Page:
Midyear teacher resignations skyrocket in Philly School District
Midyear teacher resignations have jumped in the School District of Philadelphia this school year.
Driving the news: A total of 368 teachers left the district as of Feb. 15, up nearly 154% compared to the same time last year, according to the district.
- The uptick bucked a trend of declining midyear resignations in the past several years, according to 2018-2019 school year data obtained by Axios.
Why it matters: Midyear teacher resignations disrupt both student learning and staff collaboration, said Christina Clark, a district spokesperson.
- Maintaining teachers also provides continuity and stability in the classroom, which, among other things, are critical to student success.
State of play: The district has more than 8,900 teachers as of last month — but is budgeted for more than 9,250.
- Annual teacher retention also fell to 90.7% as of October, dropping from 92.7% in October 2020.
Zoom in: When a teacher resigns midyear, the school and district collaborate to find a solution that is the least disruptive to student learning, Clark said.
- The subject areas most difficult to fill in the district are special education, math, science and certain language courses.
Between the lines: The district is working to stem the tide of resignations.
- Teacher salaries are on track to rise 9% over the next three years, in addition to bonuses outlined in last year's new contract agreement.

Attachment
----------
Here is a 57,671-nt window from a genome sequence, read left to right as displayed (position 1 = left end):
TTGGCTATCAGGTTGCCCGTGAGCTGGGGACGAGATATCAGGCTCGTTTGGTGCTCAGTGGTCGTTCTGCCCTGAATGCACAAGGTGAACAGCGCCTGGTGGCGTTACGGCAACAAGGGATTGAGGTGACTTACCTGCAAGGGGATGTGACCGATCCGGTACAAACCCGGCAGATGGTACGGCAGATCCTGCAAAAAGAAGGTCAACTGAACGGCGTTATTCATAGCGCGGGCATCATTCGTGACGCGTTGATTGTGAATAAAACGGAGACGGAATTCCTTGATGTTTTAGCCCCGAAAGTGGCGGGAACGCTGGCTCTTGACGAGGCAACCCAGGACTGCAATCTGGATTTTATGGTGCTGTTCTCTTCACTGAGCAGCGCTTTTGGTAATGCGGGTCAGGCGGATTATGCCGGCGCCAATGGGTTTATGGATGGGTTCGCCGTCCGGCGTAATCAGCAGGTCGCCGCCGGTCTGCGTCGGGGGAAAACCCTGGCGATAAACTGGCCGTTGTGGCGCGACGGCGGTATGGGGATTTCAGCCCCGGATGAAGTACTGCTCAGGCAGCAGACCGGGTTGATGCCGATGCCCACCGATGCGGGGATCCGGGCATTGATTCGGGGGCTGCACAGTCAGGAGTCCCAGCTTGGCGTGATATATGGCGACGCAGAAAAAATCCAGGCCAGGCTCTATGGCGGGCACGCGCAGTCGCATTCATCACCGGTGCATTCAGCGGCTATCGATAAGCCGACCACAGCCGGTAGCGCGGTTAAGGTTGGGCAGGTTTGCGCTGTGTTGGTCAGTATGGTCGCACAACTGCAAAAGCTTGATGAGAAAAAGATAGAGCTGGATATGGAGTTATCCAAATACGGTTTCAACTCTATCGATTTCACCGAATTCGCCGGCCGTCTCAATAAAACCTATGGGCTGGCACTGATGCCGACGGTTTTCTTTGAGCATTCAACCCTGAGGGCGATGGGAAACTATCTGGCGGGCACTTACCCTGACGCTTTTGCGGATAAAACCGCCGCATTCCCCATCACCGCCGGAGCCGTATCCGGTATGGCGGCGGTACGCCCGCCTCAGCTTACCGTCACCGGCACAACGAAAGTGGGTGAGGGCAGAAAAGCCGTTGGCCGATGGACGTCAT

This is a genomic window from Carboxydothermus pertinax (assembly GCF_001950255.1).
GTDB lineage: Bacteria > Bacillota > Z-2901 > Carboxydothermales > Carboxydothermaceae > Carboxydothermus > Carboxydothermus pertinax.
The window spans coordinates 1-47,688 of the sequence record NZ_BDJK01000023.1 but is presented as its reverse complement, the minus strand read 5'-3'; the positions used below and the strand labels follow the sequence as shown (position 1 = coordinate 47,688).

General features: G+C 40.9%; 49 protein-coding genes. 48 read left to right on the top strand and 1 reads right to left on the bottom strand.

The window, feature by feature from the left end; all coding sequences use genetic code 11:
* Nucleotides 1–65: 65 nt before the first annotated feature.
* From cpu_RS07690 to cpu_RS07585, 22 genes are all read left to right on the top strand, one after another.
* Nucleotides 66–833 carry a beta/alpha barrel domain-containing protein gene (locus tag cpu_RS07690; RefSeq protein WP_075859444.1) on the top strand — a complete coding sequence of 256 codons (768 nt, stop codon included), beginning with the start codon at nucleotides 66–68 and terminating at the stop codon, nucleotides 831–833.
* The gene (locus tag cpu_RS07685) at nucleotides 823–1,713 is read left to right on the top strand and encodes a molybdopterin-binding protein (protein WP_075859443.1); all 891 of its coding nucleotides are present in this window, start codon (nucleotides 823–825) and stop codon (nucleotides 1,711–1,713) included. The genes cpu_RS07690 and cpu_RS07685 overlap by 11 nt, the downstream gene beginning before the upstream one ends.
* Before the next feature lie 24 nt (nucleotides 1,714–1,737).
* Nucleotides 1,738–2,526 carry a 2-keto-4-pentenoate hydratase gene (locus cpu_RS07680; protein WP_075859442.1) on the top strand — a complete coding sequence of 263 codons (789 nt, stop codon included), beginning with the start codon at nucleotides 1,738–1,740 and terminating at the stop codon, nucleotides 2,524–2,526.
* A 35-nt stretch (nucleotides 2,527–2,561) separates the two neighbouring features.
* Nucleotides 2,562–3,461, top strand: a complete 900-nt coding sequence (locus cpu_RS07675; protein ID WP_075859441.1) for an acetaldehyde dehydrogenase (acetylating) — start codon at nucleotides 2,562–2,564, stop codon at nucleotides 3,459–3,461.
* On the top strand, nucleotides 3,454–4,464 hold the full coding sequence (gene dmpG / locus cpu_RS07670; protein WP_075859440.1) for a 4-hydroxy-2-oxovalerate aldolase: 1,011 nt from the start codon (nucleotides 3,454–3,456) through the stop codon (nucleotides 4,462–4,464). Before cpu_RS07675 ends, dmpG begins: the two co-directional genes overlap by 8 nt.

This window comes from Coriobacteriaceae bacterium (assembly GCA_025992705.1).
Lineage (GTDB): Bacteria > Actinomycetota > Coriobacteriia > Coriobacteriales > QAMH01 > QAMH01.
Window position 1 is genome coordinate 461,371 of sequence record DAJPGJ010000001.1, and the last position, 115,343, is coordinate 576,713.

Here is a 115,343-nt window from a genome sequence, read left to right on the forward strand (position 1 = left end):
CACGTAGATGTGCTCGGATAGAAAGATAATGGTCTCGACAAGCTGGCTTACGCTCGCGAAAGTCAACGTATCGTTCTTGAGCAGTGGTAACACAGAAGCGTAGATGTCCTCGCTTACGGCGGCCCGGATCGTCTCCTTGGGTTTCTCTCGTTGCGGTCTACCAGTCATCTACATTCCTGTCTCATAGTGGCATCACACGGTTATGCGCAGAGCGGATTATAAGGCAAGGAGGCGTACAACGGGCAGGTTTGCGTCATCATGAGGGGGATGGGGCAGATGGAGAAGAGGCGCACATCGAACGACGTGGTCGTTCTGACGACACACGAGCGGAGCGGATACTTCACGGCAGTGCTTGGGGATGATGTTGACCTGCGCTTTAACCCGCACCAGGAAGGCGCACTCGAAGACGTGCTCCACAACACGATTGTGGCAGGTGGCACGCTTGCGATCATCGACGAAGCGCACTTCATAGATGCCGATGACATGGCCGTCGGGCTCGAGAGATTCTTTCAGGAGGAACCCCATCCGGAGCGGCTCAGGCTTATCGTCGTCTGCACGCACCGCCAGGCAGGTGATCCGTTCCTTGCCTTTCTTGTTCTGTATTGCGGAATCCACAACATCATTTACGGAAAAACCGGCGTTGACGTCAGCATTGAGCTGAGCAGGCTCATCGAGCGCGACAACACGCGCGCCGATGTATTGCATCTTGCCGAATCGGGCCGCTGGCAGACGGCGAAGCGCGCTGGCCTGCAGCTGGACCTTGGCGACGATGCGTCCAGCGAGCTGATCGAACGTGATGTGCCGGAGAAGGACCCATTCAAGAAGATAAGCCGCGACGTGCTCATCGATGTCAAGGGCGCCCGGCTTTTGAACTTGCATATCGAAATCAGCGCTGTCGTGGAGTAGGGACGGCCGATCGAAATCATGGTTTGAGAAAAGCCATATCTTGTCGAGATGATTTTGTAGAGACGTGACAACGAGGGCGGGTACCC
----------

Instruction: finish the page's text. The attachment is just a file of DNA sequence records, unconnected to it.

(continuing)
- $5,000 retention bonuses are paid out to educators in schools with high vacancy rates.
- The district has also put in place opportunities for mentorship and teacher support, Clark said.
Of note: The district continues to offer daily bonuses for substitute teachers.
What they're saying: Clark in part blamed the rise in resignations on labor market changes brought on by the pandemic.
- She said that while baby boomers are retiring, younger workers are slow to reenter the workforce and attracted to jobs that offer remote work.
- "This school year has also presented large challenges for staff and students alike in education across the country, which has impacted some to choose other pathways or careers," she said.
Jerry Jordan, president of the Philadelphia Federation of Teachers, told Axios he was not surprised that many teachers, facing mounting demands before the pandemic, had reached their breaking point.
- "With underfunding as well as District mandates contributing to exorbitant workloads for our members, it is a profession that has, for too many, become untenable," he said.
- Jordan reiterated his calls for state-led investments and changes, like reducing class sizes, improving facilities and boosting recruitment and retention of educators of color.
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